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Impact of NICE guidance on rates of haemorrhage after tonsillectomy: an evaluation of guidance issued during an ongoing national tonsillectomy audit
  1. National Prospective Tonsillectomy Audit
  1. Dr D Cromwell, London School of Hygiene and Tropical Medicine, Public Health and Policy, Keppel St, London WC1E 7HT, UK; david.cromwell{at}


Background: The National Institute for Health and Clinical Excellence (NICE) issued guidance on surgical techniques for tonsillectomy during a national audit of surgical practice and postoperative complications.

Objective: To assess the impact of the guidance on tonsillectomy practice and outcomes.

Design: An interrupted time-series analysis of routinely collected Hospital Episodes Statistics data, and an analysis of longitudinal trends in surgical technique using data from the National Prospective Tonsillectomy Audit.

Participants: Patients undergoing tonsillectomy in English NHS hospitals between January 2002 and December 2004.

Main outcome measure: Postoperative haemorrhage within 28 days.

Results: The rate of haemorrhage increased by 0.5% per year from 2002, reaching 6.4% when the guidance was published. After publication, the rate of haemorrhage fell immediately to 5.7% (difference 0.7%: 95% CI −1.3% to 0.0%) and the rate of increase appeared to have stopped. Data from the National Prospective Tonsillectomy Audit showed that the fall coincided with a shift in surgical techniques, which was consistent with the guidance.

Conclusion: NICE guidance influenced surgical tonsillectomy technique and in turn produced an immediate fall in postoperative haemorrhage. The ongoing national audit and strong support from the surgical specialist association may have aided its implementation.

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  • This Audit was carried out by the Comparative Audit Group of the British Association of Otorhinolaryngologists—Head and Neck Surgeons and the Clinical Effectiveness Unit of The Royal College of Surgeons of England—London School of Hygiene and Tropical Medicine.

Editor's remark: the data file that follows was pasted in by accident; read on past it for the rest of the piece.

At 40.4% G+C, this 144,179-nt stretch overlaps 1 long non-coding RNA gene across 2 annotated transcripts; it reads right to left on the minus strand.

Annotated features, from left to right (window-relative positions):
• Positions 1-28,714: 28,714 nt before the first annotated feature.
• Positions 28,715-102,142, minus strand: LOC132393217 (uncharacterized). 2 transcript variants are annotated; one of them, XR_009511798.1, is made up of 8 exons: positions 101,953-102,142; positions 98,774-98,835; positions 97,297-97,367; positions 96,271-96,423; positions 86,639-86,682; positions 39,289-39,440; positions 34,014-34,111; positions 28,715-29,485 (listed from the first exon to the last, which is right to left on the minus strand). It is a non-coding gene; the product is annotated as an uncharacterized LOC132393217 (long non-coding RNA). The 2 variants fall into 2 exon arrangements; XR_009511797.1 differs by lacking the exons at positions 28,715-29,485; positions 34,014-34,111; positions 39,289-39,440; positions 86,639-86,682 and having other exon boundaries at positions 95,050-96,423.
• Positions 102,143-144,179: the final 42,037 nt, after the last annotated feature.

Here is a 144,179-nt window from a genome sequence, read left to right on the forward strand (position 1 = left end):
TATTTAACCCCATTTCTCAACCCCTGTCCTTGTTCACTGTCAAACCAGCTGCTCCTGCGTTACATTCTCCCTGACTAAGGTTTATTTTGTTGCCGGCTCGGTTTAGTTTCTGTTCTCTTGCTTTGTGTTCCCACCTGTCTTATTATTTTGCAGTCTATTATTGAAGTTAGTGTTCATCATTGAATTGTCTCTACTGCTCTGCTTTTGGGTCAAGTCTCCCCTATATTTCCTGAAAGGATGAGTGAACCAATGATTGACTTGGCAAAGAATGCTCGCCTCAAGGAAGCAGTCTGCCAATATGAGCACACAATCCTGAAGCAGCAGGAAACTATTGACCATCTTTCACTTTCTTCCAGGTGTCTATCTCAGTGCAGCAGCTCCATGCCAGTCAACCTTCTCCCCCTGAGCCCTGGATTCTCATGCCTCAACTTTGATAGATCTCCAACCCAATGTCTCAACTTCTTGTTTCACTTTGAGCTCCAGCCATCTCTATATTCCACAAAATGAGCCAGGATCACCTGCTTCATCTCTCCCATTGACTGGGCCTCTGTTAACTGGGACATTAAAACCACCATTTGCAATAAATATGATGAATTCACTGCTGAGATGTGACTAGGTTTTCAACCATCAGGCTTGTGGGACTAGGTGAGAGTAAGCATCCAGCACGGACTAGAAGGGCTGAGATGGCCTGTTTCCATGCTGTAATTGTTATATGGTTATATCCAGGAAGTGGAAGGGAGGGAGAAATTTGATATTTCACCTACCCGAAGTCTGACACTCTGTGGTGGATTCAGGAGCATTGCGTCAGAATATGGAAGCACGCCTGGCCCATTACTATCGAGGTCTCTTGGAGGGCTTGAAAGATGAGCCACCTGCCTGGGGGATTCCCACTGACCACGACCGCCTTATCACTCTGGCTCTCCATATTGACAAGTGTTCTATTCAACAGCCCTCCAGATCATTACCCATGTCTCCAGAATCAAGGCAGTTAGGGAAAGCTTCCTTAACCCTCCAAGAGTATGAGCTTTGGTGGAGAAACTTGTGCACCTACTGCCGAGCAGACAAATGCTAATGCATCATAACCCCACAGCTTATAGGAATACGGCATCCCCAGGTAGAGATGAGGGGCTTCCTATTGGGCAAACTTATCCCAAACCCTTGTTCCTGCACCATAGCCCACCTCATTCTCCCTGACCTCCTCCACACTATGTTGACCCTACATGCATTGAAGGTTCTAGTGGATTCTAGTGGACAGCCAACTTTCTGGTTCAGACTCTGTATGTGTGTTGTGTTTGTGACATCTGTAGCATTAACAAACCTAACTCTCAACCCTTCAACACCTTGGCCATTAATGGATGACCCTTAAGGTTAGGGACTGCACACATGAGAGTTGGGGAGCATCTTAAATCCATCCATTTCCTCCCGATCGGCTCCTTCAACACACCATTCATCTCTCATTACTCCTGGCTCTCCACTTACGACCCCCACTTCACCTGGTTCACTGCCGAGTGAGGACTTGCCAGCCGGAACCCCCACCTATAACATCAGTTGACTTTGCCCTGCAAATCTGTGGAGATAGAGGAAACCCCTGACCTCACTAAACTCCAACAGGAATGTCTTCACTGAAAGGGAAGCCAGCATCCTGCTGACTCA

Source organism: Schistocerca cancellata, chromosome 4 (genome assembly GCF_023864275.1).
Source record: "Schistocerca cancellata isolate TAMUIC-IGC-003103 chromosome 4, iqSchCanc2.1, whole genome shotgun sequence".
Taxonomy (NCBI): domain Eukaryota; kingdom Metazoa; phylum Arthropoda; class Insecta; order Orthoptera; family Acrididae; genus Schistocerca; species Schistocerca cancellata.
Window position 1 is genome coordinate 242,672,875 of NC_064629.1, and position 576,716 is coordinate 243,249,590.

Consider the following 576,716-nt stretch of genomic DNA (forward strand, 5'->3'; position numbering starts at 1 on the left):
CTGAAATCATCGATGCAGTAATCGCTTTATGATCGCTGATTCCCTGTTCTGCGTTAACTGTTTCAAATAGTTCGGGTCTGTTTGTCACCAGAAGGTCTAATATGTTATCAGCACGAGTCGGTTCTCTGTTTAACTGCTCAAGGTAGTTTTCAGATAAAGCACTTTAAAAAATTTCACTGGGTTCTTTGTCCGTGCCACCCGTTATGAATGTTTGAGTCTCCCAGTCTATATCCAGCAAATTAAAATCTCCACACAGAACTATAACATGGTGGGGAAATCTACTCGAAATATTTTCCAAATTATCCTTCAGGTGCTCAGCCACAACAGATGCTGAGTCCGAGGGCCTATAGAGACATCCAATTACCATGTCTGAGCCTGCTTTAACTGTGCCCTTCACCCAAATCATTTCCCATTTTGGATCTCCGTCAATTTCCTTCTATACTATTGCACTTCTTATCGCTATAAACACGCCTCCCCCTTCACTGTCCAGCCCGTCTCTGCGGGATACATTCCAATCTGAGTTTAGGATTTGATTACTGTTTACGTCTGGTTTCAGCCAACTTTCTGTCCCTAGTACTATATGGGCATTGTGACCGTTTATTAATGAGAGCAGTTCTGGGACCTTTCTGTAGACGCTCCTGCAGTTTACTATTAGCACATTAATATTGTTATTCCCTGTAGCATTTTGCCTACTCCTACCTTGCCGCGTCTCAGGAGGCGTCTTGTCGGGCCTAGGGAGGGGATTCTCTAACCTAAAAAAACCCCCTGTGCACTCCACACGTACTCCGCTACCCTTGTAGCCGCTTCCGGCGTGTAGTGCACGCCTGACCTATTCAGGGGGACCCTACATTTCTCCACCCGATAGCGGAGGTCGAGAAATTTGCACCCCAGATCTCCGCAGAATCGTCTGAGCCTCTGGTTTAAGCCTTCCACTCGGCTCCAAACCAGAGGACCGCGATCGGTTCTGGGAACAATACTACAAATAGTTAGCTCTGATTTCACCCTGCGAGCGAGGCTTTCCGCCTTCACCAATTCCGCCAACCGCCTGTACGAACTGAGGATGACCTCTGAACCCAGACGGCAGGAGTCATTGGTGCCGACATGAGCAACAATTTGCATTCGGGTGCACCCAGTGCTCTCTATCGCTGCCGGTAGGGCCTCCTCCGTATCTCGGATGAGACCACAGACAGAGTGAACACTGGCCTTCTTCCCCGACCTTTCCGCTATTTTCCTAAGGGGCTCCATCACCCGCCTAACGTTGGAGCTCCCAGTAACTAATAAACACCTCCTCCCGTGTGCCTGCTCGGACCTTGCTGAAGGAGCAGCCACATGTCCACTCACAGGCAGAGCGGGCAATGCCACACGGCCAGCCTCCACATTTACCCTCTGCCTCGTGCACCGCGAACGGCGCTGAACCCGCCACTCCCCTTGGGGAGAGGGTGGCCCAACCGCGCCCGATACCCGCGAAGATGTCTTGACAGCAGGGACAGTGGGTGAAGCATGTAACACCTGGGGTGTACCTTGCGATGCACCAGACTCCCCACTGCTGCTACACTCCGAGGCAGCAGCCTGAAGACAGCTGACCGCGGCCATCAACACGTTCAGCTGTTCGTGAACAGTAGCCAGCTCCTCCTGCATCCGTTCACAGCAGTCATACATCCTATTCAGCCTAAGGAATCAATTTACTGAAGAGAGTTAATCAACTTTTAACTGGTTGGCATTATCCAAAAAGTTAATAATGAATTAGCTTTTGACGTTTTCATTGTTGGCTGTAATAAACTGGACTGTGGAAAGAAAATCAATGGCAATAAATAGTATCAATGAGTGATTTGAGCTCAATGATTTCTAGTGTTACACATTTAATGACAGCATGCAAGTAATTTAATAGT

Project Team: P Brown, Milton Keynes General NHS Trust, Milton Keynes; R Ryan, Northwick Park Hospital, London; M Yung, Ipswich Hospital NHS Trust, Ipswich; J Brown, L Copley, D Cromwell, J Horrocks, J Lewsey, D Lowe, A Luton, J van der Meulen (chair), Clinical Effectiveness Unit, The Royal College of Surgeons of England and London School of Hygiene and Tropical Medicine, London, UK.

    Steering Group: R T. Ramsden (chair), B Bingham, N Black, S Dixon/L Shurlock, L Flood, M Haggard, S Ludgate/J Hopper, J Oates, J Shotton, A Tomkinson, J Toner, J van der Meulen, G Weiner and P Woods.

    P Brown, R Ryan and M Yung initiated the Audit; J van der Meulen, J Browne, P Brown, R Ryan and M Yung developed the protocol for the Audit; D Lowe coordinated the data collection supported by L Copley and J Horrocks; J Lewsey, D Cromwell and L Copley analysed the data, supported by D Lowe and J van der Meulen; D Cromwell and J van der Meulen wrote the manuscript with contributions from all Project Team members; the Chair of the Steering Group and N Black commented on the penultimate draft.

  • Funding: The Audit was funded by the Department of Health (England) and the Department of Health, Social Services and Public Safety (No rthern Ireland). Both departments had no role in study design, data collection, data analysis and interpretation, the writing of the report, or the decision to submit the paper other than by being represented in the steering group. J van der Meulen is supported by a National Public Health Career Scientist Award, Department of Health—NHS R&D Programme UK.

  • Competing interests: None.

  • Ethics approval: The Audit was approved by the Northern and Yorkshire Multi-Centre Research Ethics Committee.

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